Published September 1, 2010.
This easy weeknight Greek dish defies the old saw that seafood and cheese don’t work together—if, that is, you get every element just right.
Some cooking rules are based on science, while others are matters of taste. One of these—don’t combine seafood and cheese—has always seemed about as ironclad as it gets.
When we heard about shrimp saganaki, a classic Greek dish that features the ocean essence of shrimp echoed by the brininess of feta, all in a sweet-tart tomato sauce, we set out to make a version we could add to our weeknight repertoire.
A few quick tests determined that jumbo or extra-large shrimp were best; they were appropriate for main-dish portions, and their large size meant that peeling and deveining was a relatively quick process. We gave them a jump-start on flavor by tossing them in a quick, simple marinade of garlic, olive oil, lemon zest, and ouzo, a lightly sweet, anise-based Greek liqueur.
It didn’t make sense to fire up the oven for what should be a quick and easy skillet dish, so we threw tradition overboard and went stovetop. We reasoned that simmering the shrimp and tomatoes together would allow for an exchange of flavors, so we added the raw marinated shrimp to the tomato sauce and briefly simmered them over medium-low heat until cooked through. The verdict? Tender and succulent shrimp, and a dish with full flavor.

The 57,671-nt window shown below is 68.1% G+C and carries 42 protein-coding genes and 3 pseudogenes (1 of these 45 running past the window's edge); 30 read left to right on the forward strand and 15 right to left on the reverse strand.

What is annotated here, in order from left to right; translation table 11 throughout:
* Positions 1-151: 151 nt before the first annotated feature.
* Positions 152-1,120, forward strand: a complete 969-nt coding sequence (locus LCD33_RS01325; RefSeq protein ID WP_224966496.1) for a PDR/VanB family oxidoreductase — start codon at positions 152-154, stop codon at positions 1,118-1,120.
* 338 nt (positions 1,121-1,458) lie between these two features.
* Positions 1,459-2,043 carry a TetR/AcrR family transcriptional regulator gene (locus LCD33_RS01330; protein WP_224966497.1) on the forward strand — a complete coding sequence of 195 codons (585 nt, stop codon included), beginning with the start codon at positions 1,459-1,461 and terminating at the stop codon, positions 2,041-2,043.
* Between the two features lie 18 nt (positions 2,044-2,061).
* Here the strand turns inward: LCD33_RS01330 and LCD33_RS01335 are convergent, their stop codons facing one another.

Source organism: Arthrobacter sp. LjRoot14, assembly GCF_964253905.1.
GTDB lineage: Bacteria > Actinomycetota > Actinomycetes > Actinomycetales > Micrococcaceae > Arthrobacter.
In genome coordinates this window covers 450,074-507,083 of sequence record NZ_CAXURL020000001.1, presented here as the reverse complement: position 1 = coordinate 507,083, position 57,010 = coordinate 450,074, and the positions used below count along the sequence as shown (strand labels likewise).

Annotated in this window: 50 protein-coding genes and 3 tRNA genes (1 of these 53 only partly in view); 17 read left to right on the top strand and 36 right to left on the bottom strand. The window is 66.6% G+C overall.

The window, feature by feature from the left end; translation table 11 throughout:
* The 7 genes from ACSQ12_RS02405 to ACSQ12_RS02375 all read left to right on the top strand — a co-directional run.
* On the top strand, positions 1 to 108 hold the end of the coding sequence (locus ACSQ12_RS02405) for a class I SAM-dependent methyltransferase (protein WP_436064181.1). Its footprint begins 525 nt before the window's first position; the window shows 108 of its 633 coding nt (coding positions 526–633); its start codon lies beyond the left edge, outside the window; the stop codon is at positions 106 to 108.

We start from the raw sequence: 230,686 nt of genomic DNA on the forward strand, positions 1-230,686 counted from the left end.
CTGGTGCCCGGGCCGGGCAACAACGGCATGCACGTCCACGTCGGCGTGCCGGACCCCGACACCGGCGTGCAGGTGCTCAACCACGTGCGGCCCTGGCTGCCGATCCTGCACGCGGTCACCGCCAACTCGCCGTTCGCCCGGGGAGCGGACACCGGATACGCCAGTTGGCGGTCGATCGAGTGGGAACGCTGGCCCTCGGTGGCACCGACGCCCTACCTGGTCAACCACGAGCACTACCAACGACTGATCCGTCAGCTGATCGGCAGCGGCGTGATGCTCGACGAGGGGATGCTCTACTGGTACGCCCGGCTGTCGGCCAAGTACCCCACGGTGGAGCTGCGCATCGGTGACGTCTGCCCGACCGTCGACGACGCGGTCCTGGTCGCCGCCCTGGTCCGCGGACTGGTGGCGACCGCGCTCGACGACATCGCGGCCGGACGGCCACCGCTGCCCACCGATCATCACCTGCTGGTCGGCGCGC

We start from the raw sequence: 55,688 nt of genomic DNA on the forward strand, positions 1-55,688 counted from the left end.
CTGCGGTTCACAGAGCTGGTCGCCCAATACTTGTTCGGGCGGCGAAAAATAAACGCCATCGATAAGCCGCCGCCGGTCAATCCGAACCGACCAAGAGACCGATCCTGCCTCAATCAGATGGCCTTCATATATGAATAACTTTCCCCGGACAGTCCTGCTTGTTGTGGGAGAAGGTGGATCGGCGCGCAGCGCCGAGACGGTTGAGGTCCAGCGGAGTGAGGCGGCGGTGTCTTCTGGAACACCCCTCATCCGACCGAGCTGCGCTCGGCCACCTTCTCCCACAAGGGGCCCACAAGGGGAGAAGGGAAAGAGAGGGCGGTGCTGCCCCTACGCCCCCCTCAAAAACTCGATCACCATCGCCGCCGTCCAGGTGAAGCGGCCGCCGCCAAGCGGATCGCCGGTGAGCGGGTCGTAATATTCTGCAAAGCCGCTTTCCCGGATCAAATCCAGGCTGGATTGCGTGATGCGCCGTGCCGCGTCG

We wanted a sauce with some sweetness to balance the feta’s sharpness, as well as some earthiness to complement the brininess of the cheese and shrimp. We settled on canned diced tomatoes, which were not only the most convenient, but also had more intense flavor than fresh supermarket tomatoes. Onion, garlic, and red and green bell pepper sautéed in olive oil were naturals for this Mediterranean sauce, while red pepper flakes contributed some enlivening heat. Dry white wine and a bit of ouzo rounded out the sauce.
As for the feta, our tasters preferred it sharp and pungent. We settled on a generous amount so that some would melt into the sauce as servings were spooned out and the rest would remain as a flavorful presence on top. As final touches, we drizzled extra-virgin olive oil for a rich fruitiness, then sprinkled a little dill over the top—its unique, grassy, tangy notes had the big benefit of tasting distinctly Greek.list of recipes